i like to travel. it must be rooted somewhere in my montana childhood. there going anywhere means at least a half hour drive and going somewhere might take anywhere from two to six hours on the interstate. i liked growing up in a big state.

travel also means a chance to see good friends from far away. this last week two tea friends (one old and one newly inducted) stopped by on their epic move from NYC to seminary out in vancouver. we met up at some good friends’ apartment out in the suburbs (we didn’t want to risk all our new york friends’ worldly goods on the sometimes sketchy streets of our northside neighborhood). we talked until well past one a.m. (two a.m. for the former east-coasters), about life and theology and attempts at ministry in the city and, of all things, travel (specifically in between speck-on-the-map northern towns in canada’s prairie provinces). we ate some burgers (really good burgers!) and nursed mugs of tea and coffee. it’s nights like these that make life livable, that make life valuable.

growing up in montana meant growing up in-between (a common motif on this blog), in-between the town and home, in-between the culture of a sizeable city and the ranches that surrounded our country church, in between big timber and columbus, helena and havre, missoula and polson. home on the range sits in a funny space, the intersection of rugged individualism and the necessity of cooperation to get anything done at all (if your barn is going to get raised or, better yet, if you’re going to play on a high school basketball team, you need to cooperated with anyone who lives within a fifty-mile radius).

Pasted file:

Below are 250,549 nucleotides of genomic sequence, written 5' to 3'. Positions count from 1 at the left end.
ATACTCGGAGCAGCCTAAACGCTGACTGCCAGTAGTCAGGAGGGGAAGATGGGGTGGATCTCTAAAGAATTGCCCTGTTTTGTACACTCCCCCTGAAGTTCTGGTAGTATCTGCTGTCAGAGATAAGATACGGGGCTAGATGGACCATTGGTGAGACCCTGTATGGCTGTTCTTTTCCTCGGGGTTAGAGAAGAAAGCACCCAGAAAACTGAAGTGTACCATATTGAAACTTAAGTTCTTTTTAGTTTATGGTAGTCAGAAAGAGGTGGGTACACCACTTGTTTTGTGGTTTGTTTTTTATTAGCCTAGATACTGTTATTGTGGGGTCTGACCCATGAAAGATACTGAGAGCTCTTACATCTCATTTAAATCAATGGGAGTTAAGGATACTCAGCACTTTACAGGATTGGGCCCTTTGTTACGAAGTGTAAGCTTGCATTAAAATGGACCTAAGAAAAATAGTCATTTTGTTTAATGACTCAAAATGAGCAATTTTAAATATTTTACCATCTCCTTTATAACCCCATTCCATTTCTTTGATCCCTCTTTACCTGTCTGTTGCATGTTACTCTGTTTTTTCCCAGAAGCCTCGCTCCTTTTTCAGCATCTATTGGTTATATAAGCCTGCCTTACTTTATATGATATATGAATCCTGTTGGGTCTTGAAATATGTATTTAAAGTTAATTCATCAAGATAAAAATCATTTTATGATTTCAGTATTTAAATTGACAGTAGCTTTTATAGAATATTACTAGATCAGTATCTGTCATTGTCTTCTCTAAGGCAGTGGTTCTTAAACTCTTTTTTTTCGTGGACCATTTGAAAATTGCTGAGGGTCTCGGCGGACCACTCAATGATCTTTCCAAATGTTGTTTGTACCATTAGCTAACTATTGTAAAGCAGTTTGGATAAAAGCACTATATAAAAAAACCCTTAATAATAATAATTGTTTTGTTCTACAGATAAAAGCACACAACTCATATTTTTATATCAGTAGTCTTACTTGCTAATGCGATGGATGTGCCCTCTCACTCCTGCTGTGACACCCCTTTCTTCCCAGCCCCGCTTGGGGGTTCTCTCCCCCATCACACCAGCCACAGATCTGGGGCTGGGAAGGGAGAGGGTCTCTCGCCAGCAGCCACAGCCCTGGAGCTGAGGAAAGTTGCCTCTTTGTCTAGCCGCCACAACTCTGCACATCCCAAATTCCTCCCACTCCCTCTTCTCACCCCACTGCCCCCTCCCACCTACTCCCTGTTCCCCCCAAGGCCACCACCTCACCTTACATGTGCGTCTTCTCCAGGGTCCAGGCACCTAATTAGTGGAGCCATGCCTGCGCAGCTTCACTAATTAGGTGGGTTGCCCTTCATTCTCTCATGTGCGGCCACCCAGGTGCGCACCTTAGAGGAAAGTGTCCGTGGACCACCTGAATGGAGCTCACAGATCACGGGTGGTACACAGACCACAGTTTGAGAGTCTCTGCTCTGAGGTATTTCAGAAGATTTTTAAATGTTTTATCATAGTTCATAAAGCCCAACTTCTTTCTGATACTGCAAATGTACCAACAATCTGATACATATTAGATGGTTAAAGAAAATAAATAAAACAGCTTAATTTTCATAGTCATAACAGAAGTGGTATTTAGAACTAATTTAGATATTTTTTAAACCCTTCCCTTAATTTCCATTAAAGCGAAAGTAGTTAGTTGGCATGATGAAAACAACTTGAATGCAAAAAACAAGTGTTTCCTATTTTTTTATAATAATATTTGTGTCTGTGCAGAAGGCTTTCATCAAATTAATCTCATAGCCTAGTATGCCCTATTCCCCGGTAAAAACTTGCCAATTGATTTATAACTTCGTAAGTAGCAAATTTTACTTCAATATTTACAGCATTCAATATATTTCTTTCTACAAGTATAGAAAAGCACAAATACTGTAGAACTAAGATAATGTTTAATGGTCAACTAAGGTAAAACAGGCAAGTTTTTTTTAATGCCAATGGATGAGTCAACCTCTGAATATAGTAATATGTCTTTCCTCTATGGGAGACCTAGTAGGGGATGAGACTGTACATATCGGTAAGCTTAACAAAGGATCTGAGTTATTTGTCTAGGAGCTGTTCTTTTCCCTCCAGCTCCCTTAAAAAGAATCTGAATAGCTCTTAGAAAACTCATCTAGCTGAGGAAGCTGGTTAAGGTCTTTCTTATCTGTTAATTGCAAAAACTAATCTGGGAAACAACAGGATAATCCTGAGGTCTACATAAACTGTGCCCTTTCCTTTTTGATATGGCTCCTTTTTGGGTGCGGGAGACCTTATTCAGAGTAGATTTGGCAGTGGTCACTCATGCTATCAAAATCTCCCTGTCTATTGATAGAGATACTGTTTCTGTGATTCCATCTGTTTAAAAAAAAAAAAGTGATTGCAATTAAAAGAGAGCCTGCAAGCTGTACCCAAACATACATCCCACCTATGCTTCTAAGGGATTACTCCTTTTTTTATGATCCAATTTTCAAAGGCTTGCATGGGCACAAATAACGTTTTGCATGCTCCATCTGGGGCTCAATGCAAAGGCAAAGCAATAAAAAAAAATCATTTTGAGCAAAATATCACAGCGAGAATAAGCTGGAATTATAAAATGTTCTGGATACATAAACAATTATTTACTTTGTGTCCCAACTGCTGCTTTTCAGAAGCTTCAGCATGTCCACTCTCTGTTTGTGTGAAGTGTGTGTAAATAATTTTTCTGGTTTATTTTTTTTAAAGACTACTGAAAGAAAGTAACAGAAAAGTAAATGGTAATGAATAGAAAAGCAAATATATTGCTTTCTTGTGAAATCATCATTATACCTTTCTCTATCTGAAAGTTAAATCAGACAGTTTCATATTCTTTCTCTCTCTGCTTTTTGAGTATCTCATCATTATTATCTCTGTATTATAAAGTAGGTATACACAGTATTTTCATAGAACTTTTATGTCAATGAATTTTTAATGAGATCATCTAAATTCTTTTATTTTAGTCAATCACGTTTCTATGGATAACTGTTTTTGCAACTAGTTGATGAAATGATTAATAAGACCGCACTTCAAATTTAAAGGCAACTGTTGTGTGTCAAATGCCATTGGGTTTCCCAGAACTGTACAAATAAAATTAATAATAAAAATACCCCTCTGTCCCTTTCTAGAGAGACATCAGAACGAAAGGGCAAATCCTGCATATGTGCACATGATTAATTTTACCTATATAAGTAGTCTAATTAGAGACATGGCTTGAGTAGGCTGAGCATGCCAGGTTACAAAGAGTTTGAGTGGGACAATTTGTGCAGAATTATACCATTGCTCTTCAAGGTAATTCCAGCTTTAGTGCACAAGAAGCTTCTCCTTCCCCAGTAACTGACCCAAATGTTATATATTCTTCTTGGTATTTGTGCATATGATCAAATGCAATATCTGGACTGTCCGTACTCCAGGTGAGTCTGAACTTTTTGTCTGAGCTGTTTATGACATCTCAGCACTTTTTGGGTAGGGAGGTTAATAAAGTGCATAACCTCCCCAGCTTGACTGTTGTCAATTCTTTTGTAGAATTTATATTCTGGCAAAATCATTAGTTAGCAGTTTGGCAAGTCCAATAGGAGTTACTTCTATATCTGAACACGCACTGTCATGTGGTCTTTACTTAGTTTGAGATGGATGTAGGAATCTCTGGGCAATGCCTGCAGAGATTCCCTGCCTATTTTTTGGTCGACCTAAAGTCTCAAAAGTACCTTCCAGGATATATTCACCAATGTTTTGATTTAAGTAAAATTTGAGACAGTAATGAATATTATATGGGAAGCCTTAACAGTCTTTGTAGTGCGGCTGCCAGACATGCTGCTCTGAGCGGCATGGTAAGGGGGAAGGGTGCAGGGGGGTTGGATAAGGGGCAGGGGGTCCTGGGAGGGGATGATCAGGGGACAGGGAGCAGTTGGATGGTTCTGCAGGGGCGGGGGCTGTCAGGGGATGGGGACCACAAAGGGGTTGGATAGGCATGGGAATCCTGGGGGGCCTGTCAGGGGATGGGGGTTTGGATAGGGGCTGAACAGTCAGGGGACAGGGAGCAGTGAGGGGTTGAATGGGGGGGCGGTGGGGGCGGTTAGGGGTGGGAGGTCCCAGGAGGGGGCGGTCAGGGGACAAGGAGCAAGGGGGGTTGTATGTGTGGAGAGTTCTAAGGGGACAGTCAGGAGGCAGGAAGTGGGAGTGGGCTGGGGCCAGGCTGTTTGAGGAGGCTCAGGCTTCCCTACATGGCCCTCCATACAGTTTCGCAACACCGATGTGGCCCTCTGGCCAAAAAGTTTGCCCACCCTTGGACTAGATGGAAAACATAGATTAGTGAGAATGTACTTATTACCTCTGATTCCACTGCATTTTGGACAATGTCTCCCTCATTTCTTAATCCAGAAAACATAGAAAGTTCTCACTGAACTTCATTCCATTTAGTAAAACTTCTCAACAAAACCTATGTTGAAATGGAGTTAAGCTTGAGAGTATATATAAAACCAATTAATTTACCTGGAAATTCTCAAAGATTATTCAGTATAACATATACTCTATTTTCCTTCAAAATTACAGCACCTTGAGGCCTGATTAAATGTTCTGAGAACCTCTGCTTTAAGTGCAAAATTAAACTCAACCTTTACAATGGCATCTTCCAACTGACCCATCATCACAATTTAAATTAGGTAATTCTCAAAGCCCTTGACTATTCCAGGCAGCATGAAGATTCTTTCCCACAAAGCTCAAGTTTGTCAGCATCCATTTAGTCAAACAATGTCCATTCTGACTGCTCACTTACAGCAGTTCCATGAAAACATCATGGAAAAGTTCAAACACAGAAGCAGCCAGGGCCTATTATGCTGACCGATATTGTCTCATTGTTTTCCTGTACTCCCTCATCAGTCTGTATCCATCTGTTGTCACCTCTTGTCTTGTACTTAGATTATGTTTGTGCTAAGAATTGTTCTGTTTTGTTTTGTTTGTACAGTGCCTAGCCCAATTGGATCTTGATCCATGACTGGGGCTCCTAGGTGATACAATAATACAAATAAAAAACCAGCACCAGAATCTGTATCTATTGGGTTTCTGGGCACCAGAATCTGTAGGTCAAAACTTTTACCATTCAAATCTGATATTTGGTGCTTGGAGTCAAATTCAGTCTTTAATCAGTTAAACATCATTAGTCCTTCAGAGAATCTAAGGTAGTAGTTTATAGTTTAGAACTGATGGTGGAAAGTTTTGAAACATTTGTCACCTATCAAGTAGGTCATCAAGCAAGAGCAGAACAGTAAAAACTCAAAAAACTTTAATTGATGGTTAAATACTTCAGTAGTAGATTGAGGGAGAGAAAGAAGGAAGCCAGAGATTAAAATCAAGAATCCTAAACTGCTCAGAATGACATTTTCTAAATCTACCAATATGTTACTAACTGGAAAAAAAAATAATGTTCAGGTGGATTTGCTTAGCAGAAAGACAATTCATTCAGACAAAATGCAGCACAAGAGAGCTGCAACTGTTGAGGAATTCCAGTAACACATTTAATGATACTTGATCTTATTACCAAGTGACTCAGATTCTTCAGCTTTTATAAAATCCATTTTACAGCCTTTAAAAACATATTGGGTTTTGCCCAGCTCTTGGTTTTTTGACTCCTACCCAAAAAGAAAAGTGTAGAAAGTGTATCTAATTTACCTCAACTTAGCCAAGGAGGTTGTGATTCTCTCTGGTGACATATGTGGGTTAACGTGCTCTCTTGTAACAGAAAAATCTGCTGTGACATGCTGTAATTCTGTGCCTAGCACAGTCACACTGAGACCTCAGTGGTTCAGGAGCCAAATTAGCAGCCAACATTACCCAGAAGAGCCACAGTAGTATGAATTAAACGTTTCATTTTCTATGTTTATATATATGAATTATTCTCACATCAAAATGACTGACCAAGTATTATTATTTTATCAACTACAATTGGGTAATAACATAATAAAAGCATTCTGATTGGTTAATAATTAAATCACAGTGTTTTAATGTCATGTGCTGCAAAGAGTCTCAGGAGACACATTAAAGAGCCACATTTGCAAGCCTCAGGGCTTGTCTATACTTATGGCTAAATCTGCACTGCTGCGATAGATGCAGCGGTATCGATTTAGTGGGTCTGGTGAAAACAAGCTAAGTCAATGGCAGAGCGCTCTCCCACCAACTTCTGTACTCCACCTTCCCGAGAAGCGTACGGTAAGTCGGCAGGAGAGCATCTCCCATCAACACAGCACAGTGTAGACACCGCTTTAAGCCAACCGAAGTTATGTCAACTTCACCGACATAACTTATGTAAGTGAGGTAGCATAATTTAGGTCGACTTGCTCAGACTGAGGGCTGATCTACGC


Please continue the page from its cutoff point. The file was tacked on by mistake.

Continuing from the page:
my dad brought this up in a conversation a few nights ago. i was in the middle of a meditation on the felt need of community, strategising ways churches can foster it, structurally and organically, when he broke in. i had just said that for people who don’t dig the every-friday-night bar scene need a place, a consistent group of people to spend their evenings with. “that describes the first thirty years of my life,” he said, “and it only gets worse after you have kids. kids can be really isolating. you get involved in their lives, they demand a lot of your time; and you and your friends gradually drift further apart.” or something to that effect.

to put this another way: i just finished the so-very-good dorothy day autobiography, the long loneliness (still worth a read for any of you readers out there). she draws back in her closing lines, asserting that long loneliness really is life–we find ourselves (and i mean this in the plural) divided, cut off from one another. love, she writes citing st. john of the cross, is the answer. love that comes from Christ, love that binds us together into true community (a revolution of “cult, culture, and cultivation” to borrow a peter maurin line quoted continuously throughout the book).

can we find community on the road? in a sense, that’s what we are always set to do in life. but in a less metaphorical way, how are we to balance our drive to bridge the spaces that separate us from those we love and our need to invest in this place, this neighborhood (where uhaul trucks or stuffed minivans might easily go missing over night), these people, etc.? how might we do it?